Last post, I talked about the real reason for stubborn belly fat and how important it is to know this if you want long-lasting, healthy, sustainable results. You can read the post here.
Chronic stress is a major cause of stubborn belly fat. Stress and energy are inter-related and at the heart of why it’s so hard to stick to a traditional diet and why women struggle to get the life-long fat loss they really want.
Stress isn’t talked about in almost all the diet programs out there. In fact, all these traditional diet programs do is make your stress hormone imbalances worse. And when we neglect the root cause of our health issues, we won’t get relief.
Treating a symptom, like belly fat, isn’t ever going to be as effective as treating the root cause, like stress.
You may not always feel stressed in the common “frazzled and overwhelmed” sense.
But you’re exposed to a ton of stressors every single day. From traumatic experiences, exposure to toxins, traffic jams, work deadlines, demanding families, running to hit all your appointments on time, and, of course, the stress we cause ourselves when we become obsessed with the scale, women take on a LOT of stress each day.
And this stress adds up.
Dieting, processed foods, junk foods, and negative self-talk are top stressors as well.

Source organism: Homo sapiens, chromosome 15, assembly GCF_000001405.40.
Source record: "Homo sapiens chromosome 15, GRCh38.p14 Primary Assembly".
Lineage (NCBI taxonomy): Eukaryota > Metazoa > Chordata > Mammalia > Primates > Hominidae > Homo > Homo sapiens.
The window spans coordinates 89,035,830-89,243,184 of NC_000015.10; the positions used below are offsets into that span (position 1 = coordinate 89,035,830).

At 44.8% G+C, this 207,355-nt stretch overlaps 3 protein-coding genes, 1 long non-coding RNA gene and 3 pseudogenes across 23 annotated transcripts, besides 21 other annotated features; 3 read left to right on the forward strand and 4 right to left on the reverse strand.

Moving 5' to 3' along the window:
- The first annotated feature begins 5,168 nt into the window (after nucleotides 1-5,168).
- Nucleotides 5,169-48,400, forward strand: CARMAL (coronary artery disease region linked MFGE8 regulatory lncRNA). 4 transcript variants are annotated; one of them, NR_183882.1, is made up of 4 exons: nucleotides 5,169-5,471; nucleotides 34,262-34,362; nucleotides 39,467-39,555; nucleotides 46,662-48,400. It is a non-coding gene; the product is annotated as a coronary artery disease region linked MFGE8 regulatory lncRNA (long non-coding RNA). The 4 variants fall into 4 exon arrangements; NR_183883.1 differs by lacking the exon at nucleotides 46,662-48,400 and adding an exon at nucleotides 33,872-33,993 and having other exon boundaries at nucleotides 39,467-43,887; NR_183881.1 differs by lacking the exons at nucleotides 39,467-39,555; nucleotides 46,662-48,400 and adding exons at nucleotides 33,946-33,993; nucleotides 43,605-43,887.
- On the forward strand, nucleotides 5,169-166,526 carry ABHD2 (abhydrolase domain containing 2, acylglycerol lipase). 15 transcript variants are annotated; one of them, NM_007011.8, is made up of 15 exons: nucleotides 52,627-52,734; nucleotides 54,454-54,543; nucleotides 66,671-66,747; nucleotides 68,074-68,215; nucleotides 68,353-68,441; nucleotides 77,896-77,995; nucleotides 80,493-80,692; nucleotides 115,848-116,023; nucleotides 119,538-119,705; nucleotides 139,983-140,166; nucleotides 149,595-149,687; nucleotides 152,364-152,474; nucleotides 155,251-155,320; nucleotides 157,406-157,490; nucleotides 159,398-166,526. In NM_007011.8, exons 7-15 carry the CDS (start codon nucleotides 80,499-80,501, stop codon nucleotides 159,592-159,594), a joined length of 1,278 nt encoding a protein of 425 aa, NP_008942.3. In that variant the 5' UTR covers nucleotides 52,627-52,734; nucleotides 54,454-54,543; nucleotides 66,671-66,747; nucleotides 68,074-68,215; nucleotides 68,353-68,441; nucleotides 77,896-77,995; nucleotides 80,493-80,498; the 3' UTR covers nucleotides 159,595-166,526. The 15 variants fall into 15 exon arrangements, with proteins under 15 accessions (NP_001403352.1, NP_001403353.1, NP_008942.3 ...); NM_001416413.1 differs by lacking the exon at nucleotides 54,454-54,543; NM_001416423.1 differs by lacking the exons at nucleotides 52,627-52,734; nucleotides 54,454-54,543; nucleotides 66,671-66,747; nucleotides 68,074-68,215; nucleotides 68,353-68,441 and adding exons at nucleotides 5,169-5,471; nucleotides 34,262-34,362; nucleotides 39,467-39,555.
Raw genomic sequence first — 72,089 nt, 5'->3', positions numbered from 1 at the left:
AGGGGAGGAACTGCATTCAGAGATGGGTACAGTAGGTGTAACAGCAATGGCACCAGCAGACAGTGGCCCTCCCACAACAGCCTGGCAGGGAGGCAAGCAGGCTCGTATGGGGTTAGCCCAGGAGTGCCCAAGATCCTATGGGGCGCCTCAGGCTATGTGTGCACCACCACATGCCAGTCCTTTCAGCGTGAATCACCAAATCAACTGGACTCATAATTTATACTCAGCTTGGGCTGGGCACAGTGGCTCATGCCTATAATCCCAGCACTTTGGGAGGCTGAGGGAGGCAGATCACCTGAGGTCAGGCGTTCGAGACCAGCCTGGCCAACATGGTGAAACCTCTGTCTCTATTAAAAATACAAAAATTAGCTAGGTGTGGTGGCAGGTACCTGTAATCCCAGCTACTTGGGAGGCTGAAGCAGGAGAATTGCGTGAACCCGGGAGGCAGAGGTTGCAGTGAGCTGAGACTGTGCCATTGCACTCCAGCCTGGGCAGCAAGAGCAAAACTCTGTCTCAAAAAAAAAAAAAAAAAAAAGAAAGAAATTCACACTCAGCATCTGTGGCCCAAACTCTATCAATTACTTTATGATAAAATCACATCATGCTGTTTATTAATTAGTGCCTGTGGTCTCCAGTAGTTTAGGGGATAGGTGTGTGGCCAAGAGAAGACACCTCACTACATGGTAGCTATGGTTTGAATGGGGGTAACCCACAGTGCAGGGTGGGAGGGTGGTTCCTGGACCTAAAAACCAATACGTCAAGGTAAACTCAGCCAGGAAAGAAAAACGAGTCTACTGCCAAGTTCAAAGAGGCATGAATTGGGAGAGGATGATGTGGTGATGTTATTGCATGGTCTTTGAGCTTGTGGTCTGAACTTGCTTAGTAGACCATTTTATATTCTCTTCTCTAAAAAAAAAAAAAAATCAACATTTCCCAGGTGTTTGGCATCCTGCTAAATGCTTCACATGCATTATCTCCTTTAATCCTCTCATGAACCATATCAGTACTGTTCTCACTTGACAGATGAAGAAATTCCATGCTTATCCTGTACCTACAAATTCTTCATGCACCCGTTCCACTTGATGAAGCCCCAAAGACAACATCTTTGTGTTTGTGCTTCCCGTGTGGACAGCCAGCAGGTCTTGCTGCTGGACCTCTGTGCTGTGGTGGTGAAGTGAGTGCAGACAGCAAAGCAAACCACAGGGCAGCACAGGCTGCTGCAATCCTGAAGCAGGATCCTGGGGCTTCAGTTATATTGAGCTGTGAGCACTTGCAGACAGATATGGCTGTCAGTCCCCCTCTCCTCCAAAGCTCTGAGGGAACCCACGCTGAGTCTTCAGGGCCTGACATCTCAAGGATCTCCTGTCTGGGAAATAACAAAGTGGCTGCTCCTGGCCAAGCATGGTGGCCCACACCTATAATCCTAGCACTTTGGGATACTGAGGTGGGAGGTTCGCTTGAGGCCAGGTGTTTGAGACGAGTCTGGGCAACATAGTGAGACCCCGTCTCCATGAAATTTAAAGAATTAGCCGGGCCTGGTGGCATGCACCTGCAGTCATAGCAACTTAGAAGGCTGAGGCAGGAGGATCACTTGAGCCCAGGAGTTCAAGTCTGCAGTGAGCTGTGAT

And, in our modern society, our stressors trigger our “fight or flight” response but rarely do we ever fight back or run away from what triggers us. I mean, I’d love to hop out of my car sometimes and whack that annoying driver over the head, but I can’t do that!
Mindset Adjustments Needed
Since we can’t appropriately (aka funnel our fight or flight response) attack our stressors, we have to learn how to better deal with our stress response. We have to learn how to nurture and harness it so that we avoid spiking our main stress hormone – cortisol – over and over and over again.
Otherwise, bellies continue to grow and health conditions worsen.
What Happens To Your Body On Stress
Your main stress response triggers the release of cortisol by the adrenals. It’s actually two little glands in the brain that figure out when to signal the adrenals to release cortisol, which means our stress response can become dysfunctional if those glands are affected.
When our stress response is out of whack, it’s usually a dysregulation of the whole hypothalamic-pituitary-adrenal axis (HPA axis, for short).
Over time, this signalling can become out of whack, resulting in constant cortisol release. This is known as adrenal alarm or overdrive. Conversely, the adrenals can stop producing enough cortisol in response to all the stress, resulting in adrenal fatigue or suppression.
I see one of these dysregulations in every one of my clients, too.
And it’s really the imbalance of your stress hormones that cause stubborn belly fat; it’s not overeating calories. It’s actually this imbalance that triggers you to eat more comfort foods…
Again, treat the root cause (the cortisol imbalance), not the symptom (overeating by restricting calories or carbs).
What Happens to All This Cortisol?
If cortisol is continually pumped out, where does it go?